Working his way through the American forums he came across Polioencephalomalacia  /Thiamine deficiency. Thiamine is a B vitamin (B1). It is water soluble and must be manufactured constantly in an alpacas second stomach as it has a very short life span of around 10 minutes.  Symptoms of low thiamine,  polioencephalomalacia (PEM), are largely neurological as the brain needs an adequate supply in order to function properly.  Alpacas can deplete their body's supply of thiamine much more rapidly than cattle, sheep or goats and PEM symptoms can bring about the death of an alpaca much more quickly than in other animals. Symptoms of low deficiency are said to be decreased appetite, failure to remain with the herd,  staggering or unsteady gait,  elevated head or stargazing, head or ear twitching, excessive salivation or drooling.  The acute stage of PEM is characterized by blindness, grinding of teeth, spasms and seizures, laying down  and failure to rise.  Untreated these symptoms lead to coma and death.

First thing the next morning a quick call to the vet told us that she as well had burnt the midnight  oil and come up with the same prognosis, she was on her way over with two bottles of Vitamin B compound. We started a course of 6 hourly injections of 5 mls Vit B1.  After the third injection we started to see a slight improvement in her condition and 48 hours later, she was back to normal.  We are thankful we acted  in good time and she was able  to make a full recovery.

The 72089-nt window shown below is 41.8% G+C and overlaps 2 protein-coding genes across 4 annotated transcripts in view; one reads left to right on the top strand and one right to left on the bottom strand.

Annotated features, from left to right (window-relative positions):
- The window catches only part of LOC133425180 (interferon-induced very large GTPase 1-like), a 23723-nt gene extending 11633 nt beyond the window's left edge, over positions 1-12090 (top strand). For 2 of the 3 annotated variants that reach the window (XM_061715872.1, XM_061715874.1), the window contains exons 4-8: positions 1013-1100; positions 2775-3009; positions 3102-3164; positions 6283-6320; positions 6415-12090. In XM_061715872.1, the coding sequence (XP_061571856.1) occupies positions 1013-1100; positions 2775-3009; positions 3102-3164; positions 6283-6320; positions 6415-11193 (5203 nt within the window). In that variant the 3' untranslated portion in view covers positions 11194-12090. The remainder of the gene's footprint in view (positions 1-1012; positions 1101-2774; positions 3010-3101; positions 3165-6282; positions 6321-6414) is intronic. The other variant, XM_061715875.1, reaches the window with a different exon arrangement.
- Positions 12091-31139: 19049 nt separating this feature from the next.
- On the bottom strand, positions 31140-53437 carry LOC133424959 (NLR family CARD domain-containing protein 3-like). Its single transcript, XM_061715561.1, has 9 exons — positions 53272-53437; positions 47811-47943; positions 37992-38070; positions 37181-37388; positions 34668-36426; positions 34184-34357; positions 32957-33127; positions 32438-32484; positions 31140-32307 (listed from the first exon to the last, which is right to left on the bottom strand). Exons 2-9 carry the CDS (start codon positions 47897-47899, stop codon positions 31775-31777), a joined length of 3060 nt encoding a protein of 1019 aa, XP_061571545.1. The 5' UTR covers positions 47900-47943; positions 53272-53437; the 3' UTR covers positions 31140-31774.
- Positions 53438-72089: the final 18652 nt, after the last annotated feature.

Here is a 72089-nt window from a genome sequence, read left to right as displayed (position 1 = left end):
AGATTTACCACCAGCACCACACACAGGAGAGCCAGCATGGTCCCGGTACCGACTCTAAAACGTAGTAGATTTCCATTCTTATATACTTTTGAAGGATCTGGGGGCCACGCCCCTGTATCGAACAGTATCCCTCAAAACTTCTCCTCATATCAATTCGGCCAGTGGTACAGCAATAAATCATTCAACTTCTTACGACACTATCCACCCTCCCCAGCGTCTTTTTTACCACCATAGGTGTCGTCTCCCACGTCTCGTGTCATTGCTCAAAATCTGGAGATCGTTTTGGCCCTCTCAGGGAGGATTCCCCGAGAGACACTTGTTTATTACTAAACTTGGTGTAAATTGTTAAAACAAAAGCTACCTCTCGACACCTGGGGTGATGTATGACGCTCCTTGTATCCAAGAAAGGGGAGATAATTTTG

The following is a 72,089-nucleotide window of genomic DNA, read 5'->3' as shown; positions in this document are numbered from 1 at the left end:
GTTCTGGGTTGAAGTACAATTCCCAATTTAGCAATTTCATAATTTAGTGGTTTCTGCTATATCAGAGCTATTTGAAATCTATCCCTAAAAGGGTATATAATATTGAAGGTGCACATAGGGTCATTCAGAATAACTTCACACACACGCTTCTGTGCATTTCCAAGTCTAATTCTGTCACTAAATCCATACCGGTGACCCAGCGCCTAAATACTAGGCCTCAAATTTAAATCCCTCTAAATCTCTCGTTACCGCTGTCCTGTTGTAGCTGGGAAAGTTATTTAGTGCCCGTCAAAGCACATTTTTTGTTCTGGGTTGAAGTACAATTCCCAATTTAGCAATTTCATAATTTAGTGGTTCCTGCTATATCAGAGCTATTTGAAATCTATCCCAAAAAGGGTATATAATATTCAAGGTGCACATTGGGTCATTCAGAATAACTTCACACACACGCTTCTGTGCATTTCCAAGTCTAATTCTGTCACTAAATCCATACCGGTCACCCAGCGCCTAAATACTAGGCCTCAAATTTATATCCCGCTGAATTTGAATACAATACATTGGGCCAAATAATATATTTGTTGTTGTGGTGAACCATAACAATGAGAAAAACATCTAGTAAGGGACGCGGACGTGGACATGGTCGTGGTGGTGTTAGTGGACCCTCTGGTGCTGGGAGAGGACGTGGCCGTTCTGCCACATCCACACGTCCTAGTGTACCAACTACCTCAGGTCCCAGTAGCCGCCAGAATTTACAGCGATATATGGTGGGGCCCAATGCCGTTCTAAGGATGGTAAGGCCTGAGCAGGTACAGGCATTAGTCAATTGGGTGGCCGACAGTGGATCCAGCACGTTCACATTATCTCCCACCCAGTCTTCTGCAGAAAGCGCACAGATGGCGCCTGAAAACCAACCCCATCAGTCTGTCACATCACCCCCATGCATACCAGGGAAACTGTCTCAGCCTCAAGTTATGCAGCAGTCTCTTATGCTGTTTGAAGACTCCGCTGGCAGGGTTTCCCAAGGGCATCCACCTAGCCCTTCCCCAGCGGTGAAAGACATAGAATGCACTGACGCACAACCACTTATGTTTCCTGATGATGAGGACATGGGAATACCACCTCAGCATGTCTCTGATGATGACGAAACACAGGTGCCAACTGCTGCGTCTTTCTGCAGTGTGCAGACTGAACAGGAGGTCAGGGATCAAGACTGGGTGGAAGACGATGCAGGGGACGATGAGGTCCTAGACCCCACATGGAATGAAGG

Causes  that bring about Thiamine deficiency include sudden feed change , an imbalance in the gut flora, imbalances in the rumen caused by antibiotics and wormers,  too much grain or pellets.  Coccidiosis, as cocci rely on thiamine to reproduce.  Other causes include change in the weather, forage,  stress, drinking well or untreated water and eating bracken fern, which breaks down thiamine.

On closer inspection of the field , it was obvious they had all been eating the bracken fern which poked through the fence with the brambles that they loved.

So, on what was probably the hottest day yet this year, with temperatures reaching 30° at one point, we pulled up and cut back any bracken that dared to creep into the fields.  Although we can't say that the bracken was  the culprit, after all they had all eaten it, it may have been a contributory factor and  we were taking no chances.


This experience has taught us several things

1, always have a bottle of vit B1 in the cupboard, even if PEM is not present, it will do no harm giving it if suspected
2, Act quickly, time is of the essence.
3, Never under estimate the true benefits of picking up poo.
4,  What a wonderful thing the internet really is.  At this point I would like to thank Bag End Suri Alpacas of Maine, LLC for their wonderful blog  date September 2011,  



  1. Thiamine is something that many big US breeders use whenever an alpaca is sick;seems it gives a boost and can do no harm.I had wondered about keeping some in...will now look to get some! Glad all is well now and congrats on the new arrivals! you know, I have never underestimated the benefits of poo picking!!

  2. Having seen the Alpaca in question on the day the problem started I'm really pleased to read that the problem has resolved it self. Well done Jayne and Steve for your prompt and efficient action. Keep up with the poo picking!!

  3. Very interesting. We have a female who has been drooling intermittently for the last couple of months, otherwise she is well. We will look at supplementing her straight away.